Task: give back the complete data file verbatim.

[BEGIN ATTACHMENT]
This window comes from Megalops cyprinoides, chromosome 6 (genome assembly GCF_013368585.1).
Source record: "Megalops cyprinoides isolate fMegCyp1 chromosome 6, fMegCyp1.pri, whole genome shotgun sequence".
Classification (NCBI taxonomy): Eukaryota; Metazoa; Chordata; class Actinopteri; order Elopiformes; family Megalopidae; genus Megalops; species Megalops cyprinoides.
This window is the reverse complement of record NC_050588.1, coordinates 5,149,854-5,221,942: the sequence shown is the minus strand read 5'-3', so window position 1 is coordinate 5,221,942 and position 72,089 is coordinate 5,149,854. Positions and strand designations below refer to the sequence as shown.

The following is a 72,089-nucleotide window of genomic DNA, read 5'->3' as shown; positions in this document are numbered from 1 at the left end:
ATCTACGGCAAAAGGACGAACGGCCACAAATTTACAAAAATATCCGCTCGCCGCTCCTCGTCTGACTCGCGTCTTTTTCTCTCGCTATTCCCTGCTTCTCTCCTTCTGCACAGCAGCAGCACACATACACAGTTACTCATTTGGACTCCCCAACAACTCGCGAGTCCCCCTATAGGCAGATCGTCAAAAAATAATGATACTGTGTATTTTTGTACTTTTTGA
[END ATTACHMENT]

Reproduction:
This window comes from Megalops cyprinoides, chromosome 6 (genome assembly GCF_013368585.1).
Source record: "Megalops cyprinoides isolate fMegCyp1 chromosome 6, fMegCyp1.pri, whole genome shotgun sequence".
Classification (NCBI taxonomy): Eukaryota; Metazoa; Chordata; class Actinopteri; order Elopiformes; family Megalopidae; genus Megalops; species Megalops cyprinoides.
This window is the reverse complement of record NC_050588.1, coordinates 5,149,854-5,221,942: the sequence shown is the minus strand read 5'-3', so window position 1 is coordinate 5,221,942 and position 72,089 is coordinate 5,149,854. Positions and strand designations below refer to the sequence as shown.

The following is a 72,089-nucleotide window of genomic DNA, read 5'->3' as shown; positions in this document are numbered from 1 at the left end:
ATCTACGGCAAAAGGACGAACGGCCACAAATTTACAAAAATATCCGCTCGCCGCTCCTCGTCTGACTCGCGTCTTTTTCTCTCGCTATTCCCTGCTTCTCTCCTTCTGCACAGCAGCAGCACACATACACAGTTACTCATTTGGACTCCCCAACAACTCGCGAGTCCCCCTATAGGCAGATCGTCAAAAAATAATGATACTGTGTATTTTTGTACTTTTTGA